Daily Editorial Analysis for 31st December 2019

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For a personal healing touch

Paper:  GS II & GS IV

Topic:  Issues Relating to Development and Management of Social Sector/Services relating to Health, Education, Human Resources.

For Prelims: The NITI Aayog’s healthcare plan.

For Mains: Government Policies & Interventions for Development, Health Infrastructure in India, and  Medical ethics.

Why in News: The NITI Aayog’s healthcare plan was released in November 2019 titled ‘Health Systems for a New India: Building Blocks—Potential Pathways to Reforms’

NITI Aayog releases Report on Building a 21st Century Health System for India

With insights to transform the Indian health system in the twenty-first century, the report presents a preliminary menu of strategic choices available before India to reform its healthcare system.

  • By placing health at the centre-stage of the policy narrative, this report charts a clear roadmap for the complete transformation of India’s health system.
  • It focuses on breaking silos in the health space and removing fragmentation between various initiatives, ensuring greater convergence between ministries as well as the Centre and states, as already initiated under Ayushman Bharat.
  • Primary healthcare is extremely important for all. India is in a very hopeful situation to set an example for other countries.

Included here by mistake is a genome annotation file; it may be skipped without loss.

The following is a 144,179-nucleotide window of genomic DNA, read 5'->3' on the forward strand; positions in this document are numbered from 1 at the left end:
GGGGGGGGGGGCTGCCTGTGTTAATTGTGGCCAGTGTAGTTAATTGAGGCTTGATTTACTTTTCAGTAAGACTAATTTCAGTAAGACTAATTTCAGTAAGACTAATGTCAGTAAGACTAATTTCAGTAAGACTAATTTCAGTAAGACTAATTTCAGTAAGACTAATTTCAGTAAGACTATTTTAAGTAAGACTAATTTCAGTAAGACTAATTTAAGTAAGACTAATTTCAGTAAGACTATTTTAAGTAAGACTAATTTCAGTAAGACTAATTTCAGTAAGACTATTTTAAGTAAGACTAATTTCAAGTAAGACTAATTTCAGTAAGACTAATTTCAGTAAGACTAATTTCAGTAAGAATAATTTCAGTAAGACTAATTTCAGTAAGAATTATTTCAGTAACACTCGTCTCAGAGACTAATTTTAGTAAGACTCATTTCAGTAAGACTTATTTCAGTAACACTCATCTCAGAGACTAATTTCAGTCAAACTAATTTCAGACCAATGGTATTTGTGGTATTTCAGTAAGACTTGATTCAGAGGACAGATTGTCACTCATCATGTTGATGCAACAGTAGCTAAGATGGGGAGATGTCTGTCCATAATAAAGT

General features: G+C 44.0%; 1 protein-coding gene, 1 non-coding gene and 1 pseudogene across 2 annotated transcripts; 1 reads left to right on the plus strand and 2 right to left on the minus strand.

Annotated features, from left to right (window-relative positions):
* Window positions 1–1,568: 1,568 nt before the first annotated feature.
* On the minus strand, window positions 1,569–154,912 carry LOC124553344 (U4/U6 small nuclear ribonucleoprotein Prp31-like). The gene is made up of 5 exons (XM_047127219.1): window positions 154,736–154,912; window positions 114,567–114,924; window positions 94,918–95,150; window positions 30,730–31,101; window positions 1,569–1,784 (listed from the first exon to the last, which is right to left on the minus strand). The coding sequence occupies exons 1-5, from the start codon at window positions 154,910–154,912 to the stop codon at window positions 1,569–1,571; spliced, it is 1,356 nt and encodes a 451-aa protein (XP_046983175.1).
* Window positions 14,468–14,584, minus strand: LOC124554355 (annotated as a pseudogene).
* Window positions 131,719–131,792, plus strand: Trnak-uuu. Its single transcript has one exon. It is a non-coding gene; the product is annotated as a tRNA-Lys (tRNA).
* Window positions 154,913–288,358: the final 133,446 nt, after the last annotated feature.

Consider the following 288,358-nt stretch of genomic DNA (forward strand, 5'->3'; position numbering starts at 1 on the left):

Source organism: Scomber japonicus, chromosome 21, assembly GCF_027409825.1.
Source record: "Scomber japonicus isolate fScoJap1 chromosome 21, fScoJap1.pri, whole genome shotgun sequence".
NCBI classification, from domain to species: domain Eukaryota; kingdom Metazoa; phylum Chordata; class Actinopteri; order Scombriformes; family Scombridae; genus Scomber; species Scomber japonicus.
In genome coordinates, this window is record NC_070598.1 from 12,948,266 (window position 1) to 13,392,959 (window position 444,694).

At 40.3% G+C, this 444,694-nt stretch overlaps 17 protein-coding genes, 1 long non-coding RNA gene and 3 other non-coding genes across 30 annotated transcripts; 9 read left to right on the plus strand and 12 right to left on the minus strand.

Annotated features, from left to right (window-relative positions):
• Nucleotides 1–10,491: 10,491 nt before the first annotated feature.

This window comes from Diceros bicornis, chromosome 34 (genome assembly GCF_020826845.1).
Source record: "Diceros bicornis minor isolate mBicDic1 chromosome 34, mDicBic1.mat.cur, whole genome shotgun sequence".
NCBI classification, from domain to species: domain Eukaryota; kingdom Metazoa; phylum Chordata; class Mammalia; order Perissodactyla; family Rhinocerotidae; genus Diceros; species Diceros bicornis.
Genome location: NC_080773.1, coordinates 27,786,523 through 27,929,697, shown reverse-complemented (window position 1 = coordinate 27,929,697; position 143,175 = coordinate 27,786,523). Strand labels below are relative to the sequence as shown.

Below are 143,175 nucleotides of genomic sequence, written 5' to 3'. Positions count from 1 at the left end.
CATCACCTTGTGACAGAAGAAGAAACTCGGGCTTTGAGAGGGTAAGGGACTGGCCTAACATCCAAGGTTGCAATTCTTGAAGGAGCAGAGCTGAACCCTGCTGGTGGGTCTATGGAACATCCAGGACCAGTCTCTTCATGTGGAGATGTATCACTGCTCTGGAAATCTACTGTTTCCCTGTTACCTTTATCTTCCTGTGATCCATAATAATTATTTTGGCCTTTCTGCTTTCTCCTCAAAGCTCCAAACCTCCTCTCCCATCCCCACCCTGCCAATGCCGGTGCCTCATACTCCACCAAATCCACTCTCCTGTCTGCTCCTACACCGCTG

• The private sector needs to be involved to meet key challenges.
  • The report identified 5 focus areas of future health system,
    • Deliver on unfinished Public health agenda.
    • Change health financing away from out of pocket so spend into large insurers.
    • Integrate service delivery vertically and horizontally.
    • Empower citizens to become better buyers of health.
    • Harness the power of digital health.
  • Highlighting the need to build India’s opportunities, the vision for health over the next fifteen years is to transform the delivery of health services in a way that they improve at a much greater pace, without financially burdening its citizens.
  • Key health system themes of financing and provisioning, with a focus on risk pooling, strategic purchasing, health-service provisioning, and digital health.
  • Highlight that investments in strengthening the current health system will reap tremendous social and economic dividend for India.

Issues associated with NITI Aayog’s healthcare plan

  • Not to be a supermarket system: The NITI Aayog’s healthcare plan should not end up emulating America’s supermarket system. The evolution of more and more organised structures like Health Maintenance Organisations (HMOs) in the forthcoming years, which were criticised for turning healthcare into a marketable commodity sold by unfeeling healthcare providers in supermarket-like institutions, destitute of traits like empathy, regard and loyalty. As the fact that U.S. healthcare ended up as one of the most impersonal healthcare systems.